What can I say? I’m better at asking questions than predicting answers. Because I am too tired from celebrating to write a real entry today, allow me to react to and modify my previous entry:

“Barack Obama wins nationally with a popular vote over 55% and approximately 3/4 of the Electoral College. I wouldn’t call it a landslide, but definitely a solid mandate.”

Right call, wrong numbers. Just a matter of scale, really. I think I meant to say 55% and EV of 3/5, or I was just too lazy to look at the margins. The 55% didn’t happen because the difference was more stark in McCain’s victory states than I had expected, but he still won the highest percentage in twenty years. Anyway, his victory passed 3/5.

“Obama loses Texas by 3-5 points, faring much better than expected. If only he’d spent some cash down here.”

Again, right call, but I forgot where I live. Obama was far from striking distance at 11 points back, but it halved the 23 point spread Bush had over Kerry in 2004.

Sarah Palin tries to run for President in 2012, but drops out before January is half-over. Don’t count her out from the national scene, though. The biggest mistake Democrats made all year (even more than dragging out the Michigan/Florida limbo) has been misjudging her role in the campaign and underestimating the contribution she makes.”

Too early to tell, but you’ll notice that her name is still on the lips of many commentators, and not only to receive blame. Am I the only person who thinks she looked embarrassed at McCain’s concession speech?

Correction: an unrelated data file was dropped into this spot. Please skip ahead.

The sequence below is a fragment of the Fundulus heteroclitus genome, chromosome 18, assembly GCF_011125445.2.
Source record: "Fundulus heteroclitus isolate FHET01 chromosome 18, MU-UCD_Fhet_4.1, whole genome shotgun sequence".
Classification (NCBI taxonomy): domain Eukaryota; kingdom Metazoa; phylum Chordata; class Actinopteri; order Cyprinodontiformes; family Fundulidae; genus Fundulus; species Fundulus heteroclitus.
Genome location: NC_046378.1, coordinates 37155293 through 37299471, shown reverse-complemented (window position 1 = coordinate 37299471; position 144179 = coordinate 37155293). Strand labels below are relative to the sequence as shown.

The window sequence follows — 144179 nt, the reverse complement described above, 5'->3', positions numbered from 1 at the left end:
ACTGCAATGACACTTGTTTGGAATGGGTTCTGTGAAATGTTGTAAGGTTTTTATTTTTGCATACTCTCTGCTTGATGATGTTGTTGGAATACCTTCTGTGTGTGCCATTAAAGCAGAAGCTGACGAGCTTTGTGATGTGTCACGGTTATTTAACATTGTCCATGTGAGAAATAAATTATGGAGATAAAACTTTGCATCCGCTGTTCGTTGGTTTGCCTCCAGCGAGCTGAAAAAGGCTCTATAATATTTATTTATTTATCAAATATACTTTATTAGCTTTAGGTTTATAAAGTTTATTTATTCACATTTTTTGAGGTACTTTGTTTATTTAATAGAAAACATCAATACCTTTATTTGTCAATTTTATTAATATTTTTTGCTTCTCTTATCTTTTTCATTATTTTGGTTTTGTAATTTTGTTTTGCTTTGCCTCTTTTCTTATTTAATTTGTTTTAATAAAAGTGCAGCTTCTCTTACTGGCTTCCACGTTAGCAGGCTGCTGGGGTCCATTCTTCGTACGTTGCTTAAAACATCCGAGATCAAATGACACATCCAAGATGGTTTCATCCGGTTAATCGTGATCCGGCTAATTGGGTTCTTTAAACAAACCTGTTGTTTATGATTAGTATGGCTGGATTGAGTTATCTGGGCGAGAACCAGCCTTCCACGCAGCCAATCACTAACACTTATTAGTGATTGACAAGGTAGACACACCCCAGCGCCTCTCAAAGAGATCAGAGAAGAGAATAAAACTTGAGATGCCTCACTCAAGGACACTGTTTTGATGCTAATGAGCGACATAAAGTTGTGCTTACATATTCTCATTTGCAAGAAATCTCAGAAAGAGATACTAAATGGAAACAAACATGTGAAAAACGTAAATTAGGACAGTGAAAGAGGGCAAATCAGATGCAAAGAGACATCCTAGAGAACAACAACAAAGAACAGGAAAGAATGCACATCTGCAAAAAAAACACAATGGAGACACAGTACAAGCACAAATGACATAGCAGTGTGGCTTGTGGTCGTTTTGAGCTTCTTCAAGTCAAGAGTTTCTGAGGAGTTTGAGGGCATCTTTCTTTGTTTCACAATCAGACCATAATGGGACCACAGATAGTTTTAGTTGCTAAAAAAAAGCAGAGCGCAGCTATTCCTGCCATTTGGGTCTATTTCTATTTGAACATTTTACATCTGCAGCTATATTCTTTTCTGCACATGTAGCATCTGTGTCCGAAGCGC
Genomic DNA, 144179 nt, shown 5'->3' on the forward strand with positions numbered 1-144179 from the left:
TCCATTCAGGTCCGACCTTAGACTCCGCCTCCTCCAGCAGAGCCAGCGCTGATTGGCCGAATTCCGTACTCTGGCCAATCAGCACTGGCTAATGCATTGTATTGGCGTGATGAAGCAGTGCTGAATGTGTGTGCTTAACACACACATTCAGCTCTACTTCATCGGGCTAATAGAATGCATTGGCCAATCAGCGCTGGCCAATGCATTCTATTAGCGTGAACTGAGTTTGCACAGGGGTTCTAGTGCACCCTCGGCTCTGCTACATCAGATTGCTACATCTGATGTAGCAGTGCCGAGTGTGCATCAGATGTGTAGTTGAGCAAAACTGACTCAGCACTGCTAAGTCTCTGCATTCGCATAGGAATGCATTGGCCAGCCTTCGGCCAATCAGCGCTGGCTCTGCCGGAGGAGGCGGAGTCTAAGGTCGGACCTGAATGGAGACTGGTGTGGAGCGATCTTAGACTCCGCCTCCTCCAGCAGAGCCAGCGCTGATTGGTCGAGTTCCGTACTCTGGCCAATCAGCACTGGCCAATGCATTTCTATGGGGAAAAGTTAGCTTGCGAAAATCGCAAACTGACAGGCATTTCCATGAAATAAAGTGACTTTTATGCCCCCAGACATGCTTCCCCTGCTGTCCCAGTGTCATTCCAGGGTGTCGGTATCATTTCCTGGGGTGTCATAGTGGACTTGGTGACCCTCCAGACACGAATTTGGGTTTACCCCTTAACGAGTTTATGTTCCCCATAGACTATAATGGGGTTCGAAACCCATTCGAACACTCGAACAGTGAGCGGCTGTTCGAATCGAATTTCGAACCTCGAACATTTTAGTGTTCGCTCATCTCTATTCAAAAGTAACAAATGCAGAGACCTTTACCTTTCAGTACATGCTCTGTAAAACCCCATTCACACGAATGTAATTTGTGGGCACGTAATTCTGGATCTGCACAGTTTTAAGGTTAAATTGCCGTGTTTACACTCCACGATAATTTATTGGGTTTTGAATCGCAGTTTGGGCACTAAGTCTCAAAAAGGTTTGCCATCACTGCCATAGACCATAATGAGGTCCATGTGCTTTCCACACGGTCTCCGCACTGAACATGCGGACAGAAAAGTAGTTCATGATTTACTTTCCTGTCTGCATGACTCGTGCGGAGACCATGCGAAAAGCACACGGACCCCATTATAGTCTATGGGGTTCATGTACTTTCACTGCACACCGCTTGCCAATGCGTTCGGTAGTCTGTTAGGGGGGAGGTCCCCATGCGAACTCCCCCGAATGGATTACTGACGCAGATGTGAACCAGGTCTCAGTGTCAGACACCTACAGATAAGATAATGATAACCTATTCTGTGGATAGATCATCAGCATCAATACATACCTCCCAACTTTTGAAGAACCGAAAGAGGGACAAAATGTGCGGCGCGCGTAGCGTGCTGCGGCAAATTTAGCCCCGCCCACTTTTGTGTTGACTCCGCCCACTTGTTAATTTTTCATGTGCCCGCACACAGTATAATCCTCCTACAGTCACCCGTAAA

Rick Noriega loses by 5-7 points.”

By which, of course, I meant 12. :P

“Senate becomes 59-40-1, after upsets in Georgia and Minnesota.”

Depending on which site you consult, there’s still a chance, but it looks like it will be closer to 57 or 58 (including Lieberman and that other independent liberal I forgot to count). Georgia is probably Republican though, and Minnesota is deep into recount territory.

“Dems are icy to Joe Lieberman but allow him to continue caucusing with them to maintain their supermajority. Liberal policy not the death-knell to business that conservatives prophecy, but social policy progresses less than expected. Foreign relations improve quickly in early months, but plateau halfway through the first year thanks to new tensions around economics and Russian chest-beating. Countrywide, Democrats grow increasingly annoyed with Nancy Pelosi, but Hillary Clinton becomes a more balanced and broadly respected figure in the Senate. Old white men become passe and 2010 sees more nonwhites and women running for office than ever before.”

All pure speculation, and will be years before we know for sure.

“Texas House goes to Dems with a slim majority. Speaker Craddick is replaced by someone I’ve never heard of, someone else I don’t know becomes Minority Leader, and the possibility of a non-partisan commission for redrawing district lines is given serious, state-wide consideration but may not pass in time for the next redistricting.”

Well, no fudging numbers here, I was flat out wrong about the majority. But the rest is still possible, and the Legislature will be almost purple next session.

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